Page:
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  • Open Access

Selecting cases from nuclear families for case-control association analysis

  • 1Email author,
  • 1,
  • 2,
  • 1 and
  • 1
BMC Genetics20056 (Suppl 1) :S105

https://doi.org/10.1186/1471-2156-6-S1-S105

  • Published:

Abstract

We examine the efficiency of a number of schemes to select cases from nuclear families for case-control association analysis using the Genetic Analysis Workshop 14 simulated dataset. We show that with this simulated dataset comparing all affected siblings with unrelated controls is considerably more powerful than all of the other approaches considered. We find that the test statistic is increased by almost 3-fold compared to the next best sampling schemes of selecting all affected sibs only from families with affected parents (AFaff), one affected sib with most evidence of allele-sharing from each family (SF), and all affected sibs from families with evidence for linkage (AFL). We consider accounting for biological relatedness of samples in the association analysis to maintain the correct type I error. We also discuss the relative efficiencies of increasing the ratio of unrelated cases to controls, methods to confirm associations and issues to consider when applying our conclusions to other complex disease datasets.

Keywords

  • Risk Allele
  • Population Stratification
  • Simulated Dataset
  • Transmission Disequilibrium Test
  • Allele Sharing

Background

Case-control association studies are regaining popularity in the challenge to identify markers conferring susceptibility to complex diseases. A sample of affected cases is compared to a sample of suitable controls to test for association between allelic variants and disease status. In the recent past, family-based association designs were advocated to protect against spurious associations arising from population substructure. However, such designs are 2- to 5-fold less efficient than using unrelated controls [1]. Furthermore, methods such as genomic control and structured association have since been developed to detect and account for population stratification. These methods rely on the premise that stratification would lead to differences in allele frequencies between two or more populations and that these differences could be detected by analyzing anonymous markers [24].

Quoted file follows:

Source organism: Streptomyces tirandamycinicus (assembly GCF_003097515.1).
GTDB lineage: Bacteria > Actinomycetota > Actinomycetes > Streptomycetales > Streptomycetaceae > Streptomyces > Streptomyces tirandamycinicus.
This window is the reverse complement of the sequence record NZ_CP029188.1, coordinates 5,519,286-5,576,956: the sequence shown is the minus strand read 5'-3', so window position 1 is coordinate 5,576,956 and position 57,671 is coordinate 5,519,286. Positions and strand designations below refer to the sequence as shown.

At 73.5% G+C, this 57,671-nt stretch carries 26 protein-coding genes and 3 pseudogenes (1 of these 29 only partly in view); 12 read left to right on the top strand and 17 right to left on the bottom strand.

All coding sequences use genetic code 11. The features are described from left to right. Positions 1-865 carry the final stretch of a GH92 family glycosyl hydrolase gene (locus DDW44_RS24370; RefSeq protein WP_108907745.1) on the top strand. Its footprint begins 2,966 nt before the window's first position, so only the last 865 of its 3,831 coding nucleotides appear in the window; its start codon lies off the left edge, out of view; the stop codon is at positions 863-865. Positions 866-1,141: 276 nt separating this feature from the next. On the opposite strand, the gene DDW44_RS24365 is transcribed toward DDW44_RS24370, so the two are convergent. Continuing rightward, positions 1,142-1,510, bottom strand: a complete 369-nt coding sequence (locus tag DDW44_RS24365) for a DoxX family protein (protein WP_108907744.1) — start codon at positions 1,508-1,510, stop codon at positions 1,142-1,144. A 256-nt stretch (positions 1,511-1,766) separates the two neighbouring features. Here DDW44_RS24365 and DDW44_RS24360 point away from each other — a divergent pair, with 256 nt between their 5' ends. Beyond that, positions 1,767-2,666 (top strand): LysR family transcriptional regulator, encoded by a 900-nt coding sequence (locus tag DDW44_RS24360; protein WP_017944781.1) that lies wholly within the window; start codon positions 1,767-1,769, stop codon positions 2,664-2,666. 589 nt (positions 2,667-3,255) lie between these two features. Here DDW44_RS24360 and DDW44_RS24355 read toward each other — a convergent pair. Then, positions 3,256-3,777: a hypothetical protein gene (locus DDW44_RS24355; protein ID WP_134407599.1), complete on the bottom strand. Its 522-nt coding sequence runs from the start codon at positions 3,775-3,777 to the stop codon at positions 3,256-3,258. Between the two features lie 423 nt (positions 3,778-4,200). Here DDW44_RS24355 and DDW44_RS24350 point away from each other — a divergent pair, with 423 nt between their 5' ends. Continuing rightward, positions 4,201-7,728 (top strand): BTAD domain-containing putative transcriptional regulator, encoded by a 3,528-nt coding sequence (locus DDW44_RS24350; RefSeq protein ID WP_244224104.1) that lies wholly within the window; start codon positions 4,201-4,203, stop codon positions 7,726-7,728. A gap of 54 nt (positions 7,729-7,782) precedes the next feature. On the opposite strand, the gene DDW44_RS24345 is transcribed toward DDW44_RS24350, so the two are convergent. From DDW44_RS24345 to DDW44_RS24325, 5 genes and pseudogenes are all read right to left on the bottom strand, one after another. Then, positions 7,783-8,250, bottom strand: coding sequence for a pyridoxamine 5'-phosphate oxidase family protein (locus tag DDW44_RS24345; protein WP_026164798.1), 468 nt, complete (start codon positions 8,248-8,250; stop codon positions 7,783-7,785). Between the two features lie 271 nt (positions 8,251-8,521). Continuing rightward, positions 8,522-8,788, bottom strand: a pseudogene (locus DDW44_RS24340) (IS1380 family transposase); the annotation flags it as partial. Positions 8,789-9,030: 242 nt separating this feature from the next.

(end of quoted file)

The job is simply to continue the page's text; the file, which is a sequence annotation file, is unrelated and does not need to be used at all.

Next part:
Further improvements in power can be obtained by including sibships with multiple affected sibs that are readily available from prior linkage studies [1]. Most of this gain is generally attributable to an increased allele frequency difference between related cases and unrelated controls. When the number of affected relatives increases, the expected allele frequency of the high-risk allele increases in the cases but remains the same in the unrelated controls. In contrast, the frequency of the high-risk allele also increases in the control group when related controls are used.

Where genotyping more than one sibling from a family is cost prohibitive, it may be useful to select the most informative sib for association analysis. A recent study used allele sharing to select the most informative sib from sibships of various sizes and found that choosing the sib showing the greatest allele sharing from each sibship increased the efficiency of case-control associations under a variety of genetic models [5].

When using related subjects in case-control studies the correlations among relatives must be accounted for in the statistical analysis to avoid an increase in type I error. A number of tests have been proposed that take account of the sampling of biologically related subjects in the variance of test statistic. Risch and Teng [1] propose a transmission disequilibrium test- (TDT) like statistic for sibling data; Slager and Schaid [6] advocate an adjusted trend test that allows cousin data to be used as well as sibling data; Bourgain et al. [7] suggest a quasi-likelihood trend test, particularly when cases are selected from complex inbred pedigrees.